Trade marks protect your brand and help customers locate your goods/services in the marketplace. But what happens when someone else uses your trade mark, or a name similar to yours?
Let’s look at a few trade mark infringement showdowns to see what we can learn:
1. Ugg-ly Boots Brawl
One of the more recent trade mark infringement tiffs Down Under starred American titan Deckers Outdoor Corporation and Australian underdog, Luda Production. The battle? Ugg boots!
Luda had been crafting these beloved sheepskin delights for decades, but alas, didn’t trade mark the name ‘UGG’. Capitalising on the global popularity of these boots, Deckers swooped in and snagged the rights and then actively pursued companies such as Luda’s to stop them from selling goods under this name.
Despite Luda’s history with the term, they got the boot and had to cough up $450,000 in damages.
2. Burger Brouhaha
In-N-Out, the mighty American burger chain, sued an Australian burger business, In & Out Aussie Burgers.
A similar name and logo had In-N-Out US crying foul, alleging deception and a free ride on their success. This wasn’t In-N-Out US’s first rodeo, previously winning a case against Melbourne-owned Down-N-Out burgers.
The line between inspiration and imitation blurred, as the Federal Court weighed in. Despite having no local presence in Australia, In-N-Out US was successful once again.
3. Fried Chicken Fiasco
Louis Vuitton, famous for high fashion, took on an unexpected adversary: a South Korean fried chicken joint called Louis Vuiton Dak.
The court ruled against the fried chicken takeaway shop, declaring the name and logo too close for comfort.
In an act of defiance or some might say, plain stupidity, the restaurant then changed its name to LOUISVUI TONDAK. The Court wasn’t impressed and gave them a $US14.5 million slap on the wrist!
4. Apple Duel
Behold the colossal clash of Apples. The dispute between music business Apple Corps (owned by the Beatles) and tech giant, Apple Inc, has raged for years, starting back in 1978.
The original fight between the two was settled out of court, and an agreement was entered into whereby Apple Inc agreed to ‘Let it Be’ and stay out of the music business. Well, the peace didn’t last long! With the launch of iTunes some years later, Apple Corps sued Apple Inc. again, saying they breached the original agreement. To resolve this, Apple Inc. agreed to purchase Apple Corps trade mark rights.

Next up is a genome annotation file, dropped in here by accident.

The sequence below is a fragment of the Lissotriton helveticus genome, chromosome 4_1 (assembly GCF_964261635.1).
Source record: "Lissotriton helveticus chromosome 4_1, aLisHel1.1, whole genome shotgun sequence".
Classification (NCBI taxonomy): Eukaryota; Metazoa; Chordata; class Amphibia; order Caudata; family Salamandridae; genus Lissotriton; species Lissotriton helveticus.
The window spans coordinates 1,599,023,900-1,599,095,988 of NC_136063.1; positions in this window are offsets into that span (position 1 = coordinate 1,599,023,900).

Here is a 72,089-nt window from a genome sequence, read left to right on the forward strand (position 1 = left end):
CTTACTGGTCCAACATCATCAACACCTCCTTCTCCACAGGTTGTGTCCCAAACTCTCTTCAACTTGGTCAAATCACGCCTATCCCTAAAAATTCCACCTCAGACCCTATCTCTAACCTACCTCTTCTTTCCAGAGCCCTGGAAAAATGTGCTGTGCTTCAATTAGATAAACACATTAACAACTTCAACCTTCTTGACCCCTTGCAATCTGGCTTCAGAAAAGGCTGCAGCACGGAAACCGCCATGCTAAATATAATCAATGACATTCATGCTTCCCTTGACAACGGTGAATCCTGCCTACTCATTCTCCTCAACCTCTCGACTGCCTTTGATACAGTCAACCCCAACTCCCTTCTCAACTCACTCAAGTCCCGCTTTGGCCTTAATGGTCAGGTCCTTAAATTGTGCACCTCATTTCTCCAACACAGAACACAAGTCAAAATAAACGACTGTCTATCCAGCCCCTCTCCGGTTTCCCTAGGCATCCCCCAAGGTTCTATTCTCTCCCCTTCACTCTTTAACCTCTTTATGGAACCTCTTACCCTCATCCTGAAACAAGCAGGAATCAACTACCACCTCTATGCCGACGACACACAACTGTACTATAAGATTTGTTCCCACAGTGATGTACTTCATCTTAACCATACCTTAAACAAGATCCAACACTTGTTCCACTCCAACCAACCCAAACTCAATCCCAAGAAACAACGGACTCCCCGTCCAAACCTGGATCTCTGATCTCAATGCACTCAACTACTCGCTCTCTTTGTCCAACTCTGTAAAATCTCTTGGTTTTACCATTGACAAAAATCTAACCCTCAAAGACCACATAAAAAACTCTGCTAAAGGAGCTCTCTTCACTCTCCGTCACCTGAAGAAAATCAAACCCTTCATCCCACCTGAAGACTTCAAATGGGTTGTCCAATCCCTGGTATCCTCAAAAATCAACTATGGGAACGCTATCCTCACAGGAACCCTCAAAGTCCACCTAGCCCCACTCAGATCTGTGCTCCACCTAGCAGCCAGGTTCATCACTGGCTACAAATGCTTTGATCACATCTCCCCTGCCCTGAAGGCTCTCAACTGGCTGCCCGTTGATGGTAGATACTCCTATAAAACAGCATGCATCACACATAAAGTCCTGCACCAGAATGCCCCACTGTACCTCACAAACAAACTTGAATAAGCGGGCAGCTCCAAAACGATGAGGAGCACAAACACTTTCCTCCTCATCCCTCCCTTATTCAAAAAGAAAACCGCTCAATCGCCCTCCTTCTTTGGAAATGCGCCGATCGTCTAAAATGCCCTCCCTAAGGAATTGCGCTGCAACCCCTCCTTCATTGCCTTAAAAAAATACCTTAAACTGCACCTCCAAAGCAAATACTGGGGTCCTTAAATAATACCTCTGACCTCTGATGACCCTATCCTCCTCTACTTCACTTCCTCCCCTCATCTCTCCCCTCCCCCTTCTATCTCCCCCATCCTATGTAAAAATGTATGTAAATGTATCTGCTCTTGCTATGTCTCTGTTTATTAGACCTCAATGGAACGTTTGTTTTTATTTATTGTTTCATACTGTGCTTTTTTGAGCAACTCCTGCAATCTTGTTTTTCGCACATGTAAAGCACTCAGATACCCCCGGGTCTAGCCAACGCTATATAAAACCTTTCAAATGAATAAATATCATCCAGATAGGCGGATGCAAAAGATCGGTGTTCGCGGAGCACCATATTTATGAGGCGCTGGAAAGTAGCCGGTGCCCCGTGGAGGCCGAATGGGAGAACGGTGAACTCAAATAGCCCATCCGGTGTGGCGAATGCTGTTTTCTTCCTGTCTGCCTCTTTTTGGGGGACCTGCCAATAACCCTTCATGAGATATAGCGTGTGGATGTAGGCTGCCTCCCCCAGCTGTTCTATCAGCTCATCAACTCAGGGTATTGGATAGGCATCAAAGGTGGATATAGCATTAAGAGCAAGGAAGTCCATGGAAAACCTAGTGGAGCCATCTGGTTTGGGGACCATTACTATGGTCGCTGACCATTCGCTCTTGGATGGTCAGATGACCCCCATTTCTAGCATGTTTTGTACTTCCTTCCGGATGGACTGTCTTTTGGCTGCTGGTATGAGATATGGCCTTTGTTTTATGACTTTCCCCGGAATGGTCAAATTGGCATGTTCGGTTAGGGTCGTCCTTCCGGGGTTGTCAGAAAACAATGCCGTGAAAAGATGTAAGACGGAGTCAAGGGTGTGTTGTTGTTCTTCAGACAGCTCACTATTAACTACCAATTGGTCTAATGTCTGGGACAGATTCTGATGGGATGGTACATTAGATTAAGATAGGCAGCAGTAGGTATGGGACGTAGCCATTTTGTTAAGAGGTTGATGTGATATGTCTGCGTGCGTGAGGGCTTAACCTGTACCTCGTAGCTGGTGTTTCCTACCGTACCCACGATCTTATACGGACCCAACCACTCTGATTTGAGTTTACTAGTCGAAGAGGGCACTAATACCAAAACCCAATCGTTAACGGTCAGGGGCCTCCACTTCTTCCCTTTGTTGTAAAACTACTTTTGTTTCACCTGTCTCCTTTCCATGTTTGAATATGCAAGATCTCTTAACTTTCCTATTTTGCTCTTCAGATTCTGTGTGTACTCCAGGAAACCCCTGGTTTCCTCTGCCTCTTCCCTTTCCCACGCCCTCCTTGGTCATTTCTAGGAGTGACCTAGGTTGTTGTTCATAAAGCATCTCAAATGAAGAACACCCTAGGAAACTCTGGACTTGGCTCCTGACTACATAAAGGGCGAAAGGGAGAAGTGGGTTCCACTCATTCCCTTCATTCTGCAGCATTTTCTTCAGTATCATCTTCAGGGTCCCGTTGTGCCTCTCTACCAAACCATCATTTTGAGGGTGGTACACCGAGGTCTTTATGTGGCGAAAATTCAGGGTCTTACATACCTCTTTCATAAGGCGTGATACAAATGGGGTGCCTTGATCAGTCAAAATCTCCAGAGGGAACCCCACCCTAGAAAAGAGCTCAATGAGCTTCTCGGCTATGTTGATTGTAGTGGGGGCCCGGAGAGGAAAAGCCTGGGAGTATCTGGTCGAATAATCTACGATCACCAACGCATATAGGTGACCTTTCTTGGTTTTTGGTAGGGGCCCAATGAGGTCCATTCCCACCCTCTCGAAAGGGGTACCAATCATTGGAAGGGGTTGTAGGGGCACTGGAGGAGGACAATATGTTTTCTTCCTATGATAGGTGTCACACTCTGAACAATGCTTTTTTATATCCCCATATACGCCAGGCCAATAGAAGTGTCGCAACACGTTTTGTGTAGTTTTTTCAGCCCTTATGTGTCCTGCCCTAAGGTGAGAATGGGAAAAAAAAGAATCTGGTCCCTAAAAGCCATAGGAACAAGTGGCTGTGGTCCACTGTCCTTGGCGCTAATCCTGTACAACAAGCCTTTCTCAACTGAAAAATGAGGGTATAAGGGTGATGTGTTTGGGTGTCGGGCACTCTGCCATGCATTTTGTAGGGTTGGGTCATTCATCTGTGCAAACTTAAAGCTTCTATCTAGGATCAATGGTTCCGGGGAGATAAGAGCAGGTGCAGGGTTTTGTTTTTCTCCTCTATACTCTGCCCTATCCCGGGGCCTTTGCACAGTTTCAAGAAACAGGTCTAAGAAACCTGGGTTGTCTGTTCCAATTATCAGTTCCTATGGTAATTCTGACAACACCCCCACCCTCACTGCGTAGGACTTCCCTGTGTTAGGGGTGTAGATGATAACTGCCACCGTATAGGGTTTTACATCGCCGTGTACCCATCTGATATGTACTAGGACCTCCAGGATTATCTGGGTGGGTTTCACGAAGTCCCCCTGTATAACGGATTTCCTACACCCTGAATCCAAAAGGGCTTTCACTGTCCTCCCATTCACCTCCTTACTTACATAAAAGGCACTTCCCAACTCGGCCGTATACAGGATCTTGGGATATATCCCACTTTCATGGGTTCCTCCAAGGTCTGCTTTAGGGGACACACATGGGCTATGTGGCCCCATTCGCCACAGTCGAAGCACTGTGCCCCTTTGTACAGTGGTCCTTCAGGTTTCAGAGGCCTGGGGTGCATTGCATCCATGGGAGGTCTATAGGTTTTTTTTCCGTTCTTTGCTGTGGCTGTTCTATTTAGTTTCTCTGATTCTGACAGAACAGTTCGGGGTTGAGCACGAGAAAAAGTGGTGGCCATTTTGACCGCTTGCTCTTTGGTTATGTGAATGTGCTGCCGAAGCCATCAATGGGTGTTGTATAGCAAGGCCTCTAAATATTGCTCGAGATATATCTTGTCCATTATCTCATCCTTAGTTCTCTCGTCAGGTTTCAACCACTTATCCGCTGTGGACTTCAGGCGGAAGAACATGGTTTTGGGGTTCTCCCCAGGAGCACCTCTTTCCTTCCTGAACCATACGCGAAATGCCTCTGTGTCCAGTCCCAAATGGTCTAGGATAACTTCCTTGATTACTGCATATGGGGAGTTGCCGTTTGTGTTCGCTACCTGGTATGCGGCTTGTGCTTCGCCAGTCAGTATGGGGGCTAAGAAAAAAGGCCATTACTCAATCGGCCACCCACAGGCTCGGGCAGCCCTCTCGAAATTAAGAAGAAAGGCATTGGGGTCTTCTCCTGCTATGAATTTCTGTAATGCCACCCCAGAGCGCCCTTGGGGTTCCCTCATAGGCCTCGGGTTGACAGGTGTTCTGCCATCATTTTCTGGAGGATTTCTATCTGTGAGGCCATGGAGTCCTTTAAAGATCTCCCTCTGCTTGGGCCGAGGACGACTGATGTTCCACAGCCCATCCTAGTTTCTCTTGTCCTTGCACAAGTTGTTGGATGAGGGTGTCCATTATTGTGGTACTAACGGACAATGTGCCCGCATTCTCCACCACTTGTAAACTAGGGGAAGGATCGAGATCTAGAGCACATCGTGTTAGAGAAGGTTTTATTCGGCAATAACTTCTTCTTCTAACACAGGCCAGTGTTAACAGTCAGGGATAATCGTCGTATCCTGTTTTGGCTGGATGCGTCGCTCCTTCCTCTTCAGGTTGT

Millions of dollars have changed hands in the 40-plus years since this trade mark dispute began, but things have been quiet for while. We’ll see if that continues.
5. Superhero Showdown
Who knew ‘superhero’ could spark such drama? While many trademark requests are declined due to them being too generic, it may surprise you to learn that ‘superhero’ is owned jointly by DC Comics and Marvel.
How did they both end up with the trade mark? Apparently, realising the costs involved with battling each other and the risk that neither party would end up with ownership, they agreed to own it together instead and agree that each could register it.
Anti-competitive you might ask? We would never say that!
6. Katy v Katie
You may have read our recent article about the fight between Katie Perry (Australian designer) and Katy Perry (US singer).
The case didn’t end well for Ms Katy, and she was found to have infringed the Australian designer’s trade mark rights when she advertised and sold tour merch / clothing for a number of Australian concerts.
7. Kylie vs. Kylie
This is another one of those name fights. In a twist of pop culture, Kylie Minogue and Kylie Jenner faced off.
Jenner tried to trade mark ‘Kylie’ in her quest for world domination, but Minogue intervened. The dispute hinged on ownership and potential confusion, with Minogue’s long-standing brand clashing with Jenner’s cosmetic aspirations. The reportedly richest Kardashian reached a confidential settlement with Ms Minogue that allowed Kylie cosmetics to trade.
Lodestar Legal are trade mark experts. We advise on registering your trade mark, and help protect your valuable brands. Call us to discuss protecting your trade mark.